Some YMCAs seek to reclaim 'C' in the name

The Y's Christian heritage
The wooden box, not quite big enough to hold a pair of shoes, sits on the reception desk, just inside the Sherwood, Oregon, YMCA. Once a day, Roger Button empties the box, finds a quiet place to sit and prays over the slips of paper he finds inside. He prays for someone’s son struggling with drug addiction; for a friend who needs a job; for more blue, figure-8 rubber exercise bands. “Sometimes people mistake the prayer box for a suggestion box,” Button shrugged, unbothered.

As the first ordained chaplain to serve a single branch of the Portland-based YMCA of Columbia-Willamette, Button is one of the people gradually trying to replant the Christian values at the heart of the YMCA—and, in this case, in the Pacific Northwest, where church affiliation is relatively low.

There are 2,686 YMCAs in the U.S. They operate autonomously, interpreting their common charter according to the needs of their communities, said Mamie Moore, a spokeswoman for the YMCA’s national office in Chicago. No one keeps track of how many Ys are reclaiming their Christian heritage, she said.

A conference last October in Colo rado for YMCA chaplains drew about 90 people from 40 Ys around the country.

The regional Y in Oregon is reminding people who see it as a good place to work out or find dependable child care that the “C” in Young Men’s Christian Association still means broad Christian values inspired by Jesus’ life.

“My role here is to minister to the staff and members who call the Sherwood YMCA their home,” Button said. “I feel blessed to be able to be here and be a listening ear.”

Many of the people he listens to aren’t churchgoers, he said, but again, that does not bother him. He describes himself as a “Metheran” or a “Lutherist,” the child of Christian parents from two denominations who didn’t go to church very often. As an adult, Button shifted from the Church of Christ, in which he was ordained, toward the Quakers. “I think of myself as pan-denominational,” he said.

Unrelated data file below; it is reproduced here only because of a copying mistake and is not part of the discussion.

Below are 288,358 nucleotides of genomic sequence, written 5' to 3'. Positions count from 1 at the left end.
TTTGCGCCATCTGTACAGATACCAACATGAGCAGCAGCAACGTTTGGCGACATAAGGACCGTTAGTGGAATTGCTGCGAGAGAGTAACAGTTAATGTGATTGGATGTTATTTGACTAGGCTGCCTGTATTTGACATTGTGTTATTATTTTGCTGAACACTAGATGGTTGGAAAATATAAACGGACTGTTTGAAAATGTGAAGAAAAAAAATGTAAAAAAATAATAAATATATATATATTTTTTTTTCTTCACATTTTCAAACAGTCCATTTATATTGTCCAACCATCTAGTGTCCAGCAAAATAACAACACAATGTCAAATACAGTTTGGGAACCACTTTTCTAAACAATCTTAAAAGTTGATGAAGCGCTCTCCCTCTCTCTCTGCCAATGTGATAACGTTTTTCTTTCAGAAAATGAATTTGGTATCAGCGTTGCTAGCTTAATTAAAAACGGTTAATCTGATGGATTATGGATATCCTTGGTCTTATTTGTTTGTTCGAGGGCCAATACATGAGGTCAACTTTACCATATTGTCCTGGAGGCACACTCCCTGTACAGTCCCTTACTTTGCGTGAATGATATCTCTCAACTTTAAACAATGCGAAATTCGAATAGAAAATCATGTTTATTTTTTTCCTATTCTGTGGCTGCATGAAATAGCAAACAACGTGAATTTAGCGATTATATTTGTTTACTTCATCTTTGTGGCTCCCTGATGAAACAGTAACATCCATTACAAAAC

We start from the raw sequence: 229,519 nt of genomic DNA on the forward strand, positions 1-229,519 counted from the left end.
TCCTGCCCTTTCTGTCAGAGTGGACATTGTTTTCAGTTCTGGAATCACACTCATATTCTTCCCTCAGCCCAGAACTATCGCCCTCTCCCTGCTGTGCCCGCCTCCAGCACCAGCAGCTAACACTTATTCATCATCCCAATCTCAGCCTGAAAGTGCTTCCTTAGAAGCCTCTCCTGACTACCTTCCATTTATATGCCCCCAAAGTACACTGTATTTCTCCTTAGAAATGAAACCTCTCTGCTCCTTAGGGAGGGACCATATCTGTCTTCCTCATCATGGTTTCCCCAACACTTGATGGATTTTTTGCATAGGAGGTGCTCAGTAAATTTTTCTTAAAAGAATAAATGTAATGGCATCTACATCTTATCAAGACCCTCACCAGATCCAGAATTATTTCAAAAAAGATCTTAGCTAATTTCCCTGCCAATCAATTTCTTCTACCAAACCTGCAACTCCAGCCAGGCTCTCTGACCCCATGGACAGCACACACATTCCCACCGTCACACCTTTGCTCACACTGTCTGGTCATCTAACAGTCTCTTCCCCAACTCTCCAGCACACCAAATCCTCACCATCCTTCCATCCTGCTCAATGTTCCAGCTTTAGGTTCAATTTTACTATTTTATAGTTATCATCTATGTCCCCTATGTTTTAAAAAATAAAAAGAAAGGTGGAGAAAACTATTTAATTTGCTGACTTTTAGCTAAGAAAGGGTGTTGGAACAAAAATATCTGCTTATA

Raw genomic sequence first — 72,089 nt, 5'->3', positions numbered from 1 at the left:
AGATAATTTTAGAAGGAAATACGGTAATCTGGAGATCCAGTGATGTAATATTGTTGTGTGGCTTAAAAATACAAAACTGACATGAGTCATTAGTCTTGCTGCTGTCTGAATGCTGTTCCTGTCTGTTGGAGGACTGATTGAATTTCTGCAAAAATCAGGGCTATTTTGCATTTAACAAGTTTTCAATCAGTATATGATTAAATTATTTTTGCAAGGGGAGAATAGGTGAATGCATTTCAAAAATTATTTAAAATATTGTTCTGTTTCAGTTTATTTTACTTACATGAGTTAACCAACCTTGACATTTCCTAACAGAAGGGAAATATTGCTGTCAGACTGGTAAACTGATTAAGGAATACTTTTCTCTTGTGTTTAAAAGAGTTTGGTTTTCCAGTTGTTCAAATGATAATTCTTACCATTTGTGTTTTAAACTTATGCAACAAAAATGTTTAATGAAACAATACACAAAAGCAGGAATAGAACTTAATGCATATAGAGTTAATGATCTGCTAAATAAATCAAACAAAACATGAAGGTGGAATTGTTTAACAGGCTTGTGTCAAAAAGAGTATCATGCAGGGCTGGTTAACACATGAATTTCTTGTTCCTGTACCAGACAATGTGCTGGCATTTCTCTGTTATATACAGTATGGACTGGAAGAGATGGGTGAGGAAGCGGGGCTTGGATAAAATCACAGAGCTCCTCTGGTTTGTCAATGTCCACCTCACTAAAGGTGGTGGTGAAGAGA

Another official convinced that the organization has a significant spiritual role to play is Bob Hall, president and chief executive officer of the five-county regional YMCA around Portland. “There are a lot of hurting people in the world,” Hall said, citing economic troubles, personal trials and a longing for community and spirituality, if not religion.

“We’re not a church. We’re not a denomination. We’re not an army,” he said, referring to the Salvation Army, which is, in fact, a church.

“We’re not in the business to replace churches, but many people who step inside a YMCA may never set foot in a church,” he said. “Our mission, our purpose, our reason why is to teach, train, equip and see people taking responsibility for their own physical, mental and spiritual well-being. We believe in the whole person.”

In his effort to “illuminate the C” in the Young Men’s Christian Association, Hall reactivated the chaplaincy—there hadn’t been one for decades—hiring ordained minister Bob Reichen as vice president for mission advancement. Reichen ministers to staff, volunteers and members across a five-county region.

“We were founded on Christian ideals: love, respect, honesty, responsibility and service,” Hall said. Stated so simply, they describe any moral person, but he insists that they are inspired by the life of Jesus and foundational for the YMCA.

The YMCA was founded in Britain in 1844, at a time when the Industrial Revolution drew young men to London for work. George Williams and a group of businessmen wanted to offer a Christian alternative to the sordid street life. The first YMCA offered beds, Bible studies and wholesome activities. By 1854, there were 397 YMCAs across seven countries, claiming 30,369 members.

Since the Portland YMCA opened in 1868, attention to its core values has fluctuated, but the time is right to reclaim them, Hall said. The local YMCA served 86,000 individuals with early childhood centers, before- and after-school programs, youth sports and teen development programs, three health and fitness centers, and a camp.

“These are all tools for building character,” Hall said of the facilities and programs. A person can build muscles or strength at any fitness club. But at the Y, “we offer an opportunity to exercise, challenge your mind and encourage your spiritual life.” –Nancy Haught, Religion News Service
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